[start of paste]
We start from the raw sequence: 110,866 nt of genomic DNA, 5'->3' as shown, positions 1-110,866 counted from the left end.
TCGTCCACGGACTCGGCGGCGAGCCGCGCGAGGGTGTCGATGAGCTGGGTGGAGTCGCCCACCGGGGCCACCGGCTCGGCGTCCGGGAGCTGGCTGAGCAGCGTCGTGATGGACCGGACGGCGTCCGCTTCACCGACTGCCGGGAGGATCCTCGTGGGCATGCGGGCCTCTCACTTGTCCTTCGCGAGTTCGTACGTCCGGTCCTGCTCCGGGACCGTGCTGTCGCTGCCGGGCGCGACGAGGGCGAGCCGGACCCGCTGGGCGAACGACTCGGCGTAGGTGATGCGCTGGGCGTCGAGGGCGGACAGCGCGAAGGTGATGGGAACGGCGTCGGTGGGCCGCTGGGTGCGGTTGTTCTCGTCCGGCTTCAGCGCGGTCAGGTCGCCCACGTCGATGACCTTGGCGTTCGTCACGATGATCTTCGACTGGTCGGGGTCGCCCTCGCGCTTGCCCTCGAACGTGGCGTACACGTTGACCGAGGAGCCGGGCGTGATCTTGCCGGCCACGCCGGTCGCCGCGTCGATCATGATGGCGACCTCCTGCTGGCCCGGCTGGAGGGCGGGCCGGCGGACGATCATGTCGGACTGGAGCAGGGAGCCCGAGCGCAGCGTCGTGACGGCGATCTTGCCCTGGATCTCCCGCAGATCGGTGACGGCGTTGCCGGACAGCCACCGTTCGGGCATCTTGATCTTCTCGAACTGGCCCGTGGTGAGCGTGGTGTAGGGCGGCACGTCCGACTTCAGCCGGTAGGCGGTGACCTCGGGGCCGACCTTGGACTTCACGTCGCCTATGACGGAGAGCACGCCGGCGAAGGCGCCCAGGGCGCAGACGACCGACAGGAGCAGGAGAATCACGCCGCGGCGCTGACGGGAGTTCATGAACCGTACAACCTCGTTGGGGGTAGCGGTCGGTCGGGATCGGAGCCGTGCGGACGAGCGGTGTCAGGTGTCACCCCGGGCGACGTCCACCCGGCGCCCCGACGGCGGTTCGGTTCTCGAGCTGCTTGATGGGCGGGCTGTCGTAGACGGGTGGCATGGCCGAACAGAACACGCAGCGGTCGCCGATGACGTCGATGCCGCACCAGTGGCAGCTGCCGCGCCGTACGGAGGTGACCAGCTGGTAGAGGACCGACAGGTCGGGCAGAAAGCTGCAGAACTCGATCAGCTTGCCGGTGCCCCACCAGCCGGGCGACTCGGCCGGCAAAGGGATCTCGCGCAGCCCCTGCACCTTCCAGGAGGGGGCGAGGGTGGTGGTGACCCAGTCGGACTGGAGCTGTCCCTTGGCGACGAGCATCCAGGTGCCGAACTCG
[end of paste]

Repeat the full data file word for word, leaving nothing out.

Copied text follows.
We start from the raw sequence: 110,866 nt of genomic DNA, 5'->3' as shown, positions 1-110,866 counted from the left end.
TCGTCCACGGACTCGGCGGCGAGCCGCGCGAGGGTGTCGATGAGCTGGGTGGAGTCGCCCACCGGGGCCACCGGCTCGGCGTCCGGGAGCTGGCTGAGCAGCGTCGTGATGGACCGGACGGCGTCCGCTTCACCGACTGCCGGGAGGATCCTCGTGGGCATGCGGGCCTCTCACTTGTCCTTCGCGAGTTCGTACGTCCGGTCCTGCTCCGGGACCGTGCTGTCGCTGCCGGGCGCGACGAGGGCGAGCCGGACCCGCTGGGCGAACGACTCGGCGTAGGTGATGCGCTGGGCGTCGAGGGCGGACAGCGCGAAGGTGATGGGAACGGCGTCGGTGGGCCGCTGGGTGCGGTTGTTCTCGTCCGGCTTCAGCGCGGTCAGGTCGCCCACGTCGATGACCTTGGCGTTCGTCACGATGATCTTCGACTGGTCGGGGTCGCCCTCGCGCTTGCCCTCGAACGTGGCGTACACGTTGACCGAGGAGCCGGGCGTGATCTTGCCGGCCACGCCGGTCGCCGCGTCGATCATGATGGCGACCTCCTGCTGGCCCGGCTGGAGGGCGGGCCGGCGGACGATCATGTCGGACTGGAGCAGGGAGCCCGAGCGCAGCGTCGTGACGGCGATCTTGCCCTGGATCTCCCGCAGATCGGTGACGGCGTTGCCGGACAGCCACCGTTCGGGCATCTTGATCTTCTCGAACTGGCCCGTGGTGAGCGTGGTGTAGGGCGGCACGTCCGACTTCAGCCGGTAGGCGGTGACCTCGGGGCCGACCTTGGACTTCACGTCGCCTATGACGGAGAGCACGCCGGCGAAGGCGCCCAGGGCGCAGACGACCGACAGGAGCAGGAGAATCACGCCGCGGCGCTGACGGGAGTTCATGAACCGTACAACCTCGTTGGGGGTAGCGGTCGGTCGGGATCGGAGCCGTGCGGACGAGCGGTGTCAGGTGTCACCCCGGGCGACGTCCACCCGGCGCCCCGACGGCGGTTCGGTTCTCGAGCTGCTTGATGGGCGGGCTGTCGTAGACGGGTGGCATGGCCGAACAGAACACGCAGCGGTCGCCGATGACGTCGATGCCGCACCAGTGGCAGCTGCCGCGCCGTACGGAGGTGACCAGCTGGTAGAGGACCGACAGGTCGGGCAGAAAGCTGCAGAACTCGATCAGCTTGCCGGTGCCCCACCAGCCGGGCGACTCGGCCGGCAAAGGGATCTCGCGCAGCCCCTGCACCTTCCAGGAGGGGGCGAGGGTGGTGGTGACCCAGTCGGACTGGAGCTGTCCCTTGGCGACGAGCATCCAGGTGCCGAACTCG